We are introduced in a narrow, dimly lit corridor. We stand before David Gunn, frontman of America’s most dangerous band.
The violent streets of Flint Michigan have fuelled David’s lyrics, and he pulls no punches in his narrative. ‘’I think I’d find it harder if I didn’t talk about it. Maybe it’s some kind of purging thing. I couldn’t ever imagine just making shit up.’’ For David, it isn’t just about exorcising personal experiences, but also those of his community. ‘’There’s so much bullshit news out there, and it all has a fucking agenda, so we just say it how it is. I write about what we’ve all been through.’’
“I don’t care what others think about what we do…”
When a band releases new music, it is often taken as a foreshadowing of what is to come. For David, he hopes to continue exploring all sides of his art ‘’If I’m gonna have angry moods there’s gonna be angry songs. Which I guess is inevitable. I don’t care what others think about what we do.’’ A crew member makes his way down the corridor to retrieve some gear, ushering in an uncomfortable silence as we make way. David pauses and reflects for a moment or more before expressing his view on the way fans in certain scenes demonstrate unhelpful attitudes ‘’People get up in arms about a band changing their sound and its pathetic.’’ We discuss the sonic shift of Bring Me The Horizon and how they have grown in popularity and appeal ‘’If a band wants to change their sound it doesn’t matter, its their life. You don’t want to be a fifty year old man writing the same songs you did when you were nineteen, and anyone who shuns a band for exploring new territory is a fucking loser.’’
On King 810’s latest EP Queen, we continue to hear the sincerity of David’s experiences as well as a shift towards more melodious tones. This time, the songs are overtly romantic. That said, love songs are not unfamiliar territory for David. The lead single from their debut LP Memoirs of a Murderer may have sounded like a violence inciting statement, but David reveals ‘’Killem all is a love song. It’s about camaraderie. That’s a deeper love than you’ll ever get between a man and a woman, or between a social group, or even a relative. That kind of love where I come from is a survival mechanism. It’s your infantry. The love you’ll get from a woman isn’t necessarily keeping you alive.’’
” ‘’They think it’s a gang, they see us as criminals.’’
We also take this opportunity to ask David how ‘’normal’’ people in Flint respond to the King 810 phenomenon ‘’They think it’s a gang, they see us as criminals.’’ David continues to dispel the myths about Flint ‘’It’s a black city. There’s not a lot of metal guys. Nine out of every ten people I interact with aren’t into metal or anything like it. I’ve known people for twenty years who don’t even know I do this.’’ Back in 2016, King released the song ‘’We Gotta Help Ourselves’’ in aid of the Flint water contamination disaster. The community responded well to the bands virtuous work, but to this day the water in Flint is unsafe to drink or bathe in due to its dangerous lead levels.
When asked what advice he would give to young people growing up in an area like Flint, David advises that you get sharp. ‘’You should stay book smart. If you grow up in the streets, it’s not ‘street smart,’ it’s just inherent. If you don’t need to be street smart then don’t. I got in trouble a lot, so I spent time in prison where I got to read a lot.’’ David expresses his disdain for big mouthed guys ‘’You’ve gotta listen to people when they talk, if someone knows more than you then shut up and listen. So yeah, read and listen. That said, I’ve made some stupid decisions, I’m not a role model or someone who is admirable.’’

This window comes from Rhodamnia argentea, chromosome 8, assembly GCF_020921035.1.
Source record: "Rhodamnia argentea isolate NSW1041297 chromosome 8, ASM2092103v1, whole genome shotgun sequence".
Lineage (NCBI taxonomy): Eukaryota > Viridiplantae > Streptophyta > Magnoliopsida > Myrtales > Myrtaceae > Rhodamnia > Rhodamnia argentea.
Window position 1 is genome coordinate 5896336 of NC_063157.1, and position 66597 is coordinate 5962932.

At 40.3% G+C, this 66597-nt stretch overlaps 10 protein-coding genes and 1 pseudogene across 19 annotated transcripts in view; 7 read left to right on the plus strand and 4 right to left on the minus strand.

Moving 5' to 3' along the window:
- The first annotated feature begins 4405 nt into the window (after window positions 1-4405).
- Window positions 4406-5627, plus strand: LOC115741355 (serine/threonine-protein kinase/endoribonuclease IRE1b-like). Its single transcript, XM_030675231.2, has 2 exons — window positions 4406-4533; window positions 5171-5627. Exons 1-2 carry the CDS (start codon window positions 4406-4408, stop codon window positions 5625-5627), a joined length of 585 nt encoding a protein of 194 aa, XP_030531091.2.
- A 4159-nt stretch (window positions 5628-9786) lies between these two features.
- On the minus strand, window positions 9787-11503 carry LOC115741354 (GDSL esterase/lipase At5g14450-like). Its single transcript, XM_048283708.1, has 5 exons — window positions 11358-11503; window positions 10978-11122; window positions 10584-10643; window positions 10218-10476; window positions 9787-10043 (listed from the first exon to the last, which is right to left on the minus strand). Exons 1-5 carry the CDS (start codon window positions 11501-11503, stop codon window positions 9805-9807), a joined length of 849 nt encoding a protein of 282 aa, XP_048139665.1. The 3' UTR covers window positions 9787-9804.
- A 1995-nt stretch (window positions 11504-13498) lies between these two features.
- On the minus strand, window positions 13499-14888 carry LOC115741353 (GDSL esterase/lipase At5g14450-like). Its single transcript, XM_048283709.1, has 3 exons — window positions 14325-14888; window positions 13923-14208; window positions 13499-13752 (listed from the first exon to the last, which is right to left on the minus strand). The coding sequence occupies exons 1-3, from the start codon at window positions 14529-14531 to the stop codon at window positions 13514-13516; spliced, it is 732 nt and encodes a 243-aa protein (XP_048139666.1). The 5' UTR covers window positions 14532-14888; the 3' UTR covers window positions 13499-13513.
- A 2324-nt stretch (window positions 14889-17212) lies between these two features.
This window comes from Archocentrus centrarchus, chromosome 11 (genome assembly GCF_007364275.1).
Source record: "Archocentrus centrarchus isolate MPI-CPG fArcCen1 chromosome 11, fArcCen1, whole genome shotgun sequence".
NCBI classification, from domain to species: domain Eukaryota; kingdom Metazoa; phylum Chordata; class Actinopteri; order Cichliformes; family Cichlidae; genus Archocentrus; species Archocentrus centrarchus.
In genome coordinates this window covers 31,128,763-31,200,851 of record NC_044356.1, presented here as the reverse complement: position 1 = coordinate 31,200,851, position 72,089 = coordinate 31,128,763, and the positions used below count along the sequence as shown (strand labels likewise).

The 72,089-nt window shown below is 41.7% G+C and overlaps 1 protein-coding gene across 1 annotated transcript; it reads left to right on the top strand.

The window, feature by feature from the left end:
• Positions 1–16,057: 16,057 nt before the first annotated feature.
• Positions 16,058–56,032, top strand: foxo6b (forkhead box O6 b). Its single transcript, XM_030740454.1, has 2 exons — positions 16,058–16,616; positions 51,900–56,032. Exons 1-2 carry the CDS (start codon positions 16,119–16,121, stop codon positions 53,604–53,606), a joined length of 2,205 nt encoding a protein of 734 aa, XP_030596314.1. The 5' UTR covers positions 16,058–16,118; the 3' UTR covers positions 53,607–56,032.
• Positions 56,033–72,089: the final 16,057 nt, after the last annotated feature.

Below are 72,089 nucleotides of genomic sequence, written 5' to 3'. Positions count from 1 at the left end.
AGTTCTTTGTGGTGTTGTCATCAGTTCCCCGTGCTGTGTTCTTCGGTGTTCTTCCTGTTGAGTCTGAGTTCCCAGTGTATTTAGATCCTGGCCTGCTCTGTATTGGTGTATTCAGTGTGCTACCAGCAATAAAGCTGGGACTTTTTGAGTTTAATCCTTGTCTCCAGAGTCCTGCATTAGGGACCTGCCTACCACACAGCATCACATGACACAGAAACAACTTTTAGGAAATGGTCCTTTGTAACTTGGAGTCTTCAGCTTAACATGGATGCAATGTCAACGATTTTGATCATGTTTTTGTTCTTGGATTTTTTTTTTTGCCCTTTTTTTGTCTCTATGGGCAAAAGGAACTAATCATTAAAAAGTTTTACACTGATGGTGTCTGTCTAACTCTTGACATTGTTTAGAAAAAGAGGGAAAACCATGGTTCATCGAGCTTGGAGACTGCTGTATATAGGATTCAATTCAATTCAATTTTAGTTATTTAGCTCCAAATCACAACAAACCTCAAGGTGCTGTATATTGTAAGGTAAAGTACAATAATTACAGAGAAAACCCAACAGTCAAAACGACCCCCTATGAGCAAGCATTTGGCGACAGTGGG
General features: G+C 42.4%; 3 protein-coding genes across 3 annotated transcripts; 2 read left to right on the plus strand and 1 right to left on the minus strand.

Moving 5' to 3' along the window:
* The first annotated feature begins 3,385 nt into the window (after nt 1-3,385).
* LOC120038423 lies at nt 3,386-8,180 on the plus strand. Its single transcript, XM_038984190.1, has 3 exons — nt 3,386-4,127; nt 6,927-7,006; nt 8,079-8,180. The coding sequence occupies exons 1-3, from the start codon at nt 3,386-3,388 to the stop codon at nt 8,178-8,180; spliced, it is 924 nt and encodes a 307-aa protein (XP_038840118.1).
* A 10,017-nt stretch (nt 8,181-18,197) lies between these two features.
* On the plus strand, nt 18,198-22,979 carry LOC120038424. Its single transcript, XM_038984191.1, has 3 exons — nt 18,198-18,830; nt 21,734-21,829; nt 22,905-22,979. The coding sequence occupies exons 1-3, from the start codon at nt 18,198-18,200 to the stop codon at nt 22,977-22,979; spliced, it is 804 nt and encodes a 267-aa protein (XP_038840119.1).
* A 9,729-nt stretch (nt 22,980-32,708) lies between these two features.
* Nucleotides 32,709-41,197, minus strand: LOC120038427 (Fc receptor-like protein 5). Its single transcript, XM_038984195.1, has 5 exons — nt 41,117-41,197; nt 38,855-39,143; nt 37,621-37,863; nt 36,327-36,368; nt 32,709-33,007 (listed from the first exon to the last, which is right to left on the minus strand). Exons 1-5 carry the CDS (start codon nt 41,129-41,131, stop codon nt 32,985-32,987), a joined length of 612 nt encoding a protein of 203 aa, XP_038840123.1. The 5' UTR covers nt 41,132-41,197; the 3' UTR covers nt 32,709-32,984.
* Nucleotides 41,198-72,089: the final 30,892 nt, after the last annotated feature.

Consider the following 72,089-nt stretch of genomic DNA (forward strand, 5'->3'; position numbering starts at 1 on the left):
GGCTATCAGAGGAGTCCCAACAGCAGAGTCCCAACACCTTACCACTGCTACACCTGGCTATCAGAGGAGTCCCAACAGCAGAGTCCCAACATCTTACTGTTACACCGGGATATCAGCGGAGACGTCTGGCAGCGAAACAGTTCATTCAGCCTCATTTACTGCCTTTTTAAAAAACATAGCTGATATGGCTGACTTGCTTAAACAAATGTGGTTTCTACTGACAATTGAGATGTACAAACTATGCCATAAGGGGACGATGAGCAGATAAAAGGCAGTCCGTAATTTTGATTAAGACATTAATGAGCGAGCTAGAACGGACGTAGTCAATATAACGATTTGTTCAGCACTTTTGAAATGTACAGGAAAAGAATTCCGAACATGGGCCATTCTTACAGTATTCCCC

“It’s unusual that this sort of censorship worked its way into this side of music, especially when its about going against the grain.”
We turn our attention to the title of King 810’s latest LP La Petite Morte or A Conversation with God. La Petite Morte translates to ‘the little death’ often referring to orgasm or a part of the soul dying. ‘’Make no mistake, the album is about sex. It’s so fucked that we have taboos around sex, and so much of it comes from religious sentiments. Punk bands scream their heads off about whatever, but they hardly ever talk about sex. It’s unusual that this sort of censorship worked its way into this side of music, especially when its about going against the grain.’’ David gives us this insight but stresses that ‘’the album title could mean so many things that people can take as they will, so I wouldn’t want to summarise it too much.’’
Known for their theatrical live shows and intense music videos, King 810 have always expressed multi modal forms of art as well as their music. ‘’Sometimes the song writes the video and sometimes the video writes the song. I don’t really like playing live, we’ve dialled it back on the theatrics but this time we’re focusing on the music.’’ Clearly, the music speaks for itself.
“I’VE HAD THREE FIGHTS. I’VE WON ALL THREE FIGHTS.”
We end this interview on a lighter note regarding David’s current music playlists. ’’ Code Orange are cool, we wanna play a show together sometime. I love Nine Inch Nails, Manson and Cradle of Filth. Bands like that you get the movie and the soundtrack! But to be fair, 98% of the music I listen to is hip-hop, it’s where I come from.”
Concluding the interview, we turn the conversation to another one of Gunn’s interests. MMA Fighting. “I’ve had three fights. I’ve won all three fights.” Make no mistake that KING 810 are a band that are far from being untruthful when it comes to their darker sentiments. They are not a band to disguise where they’re from, nor use it for bragging rights, but instead, in a darker way than most, unite both music and the harsher realities of the world.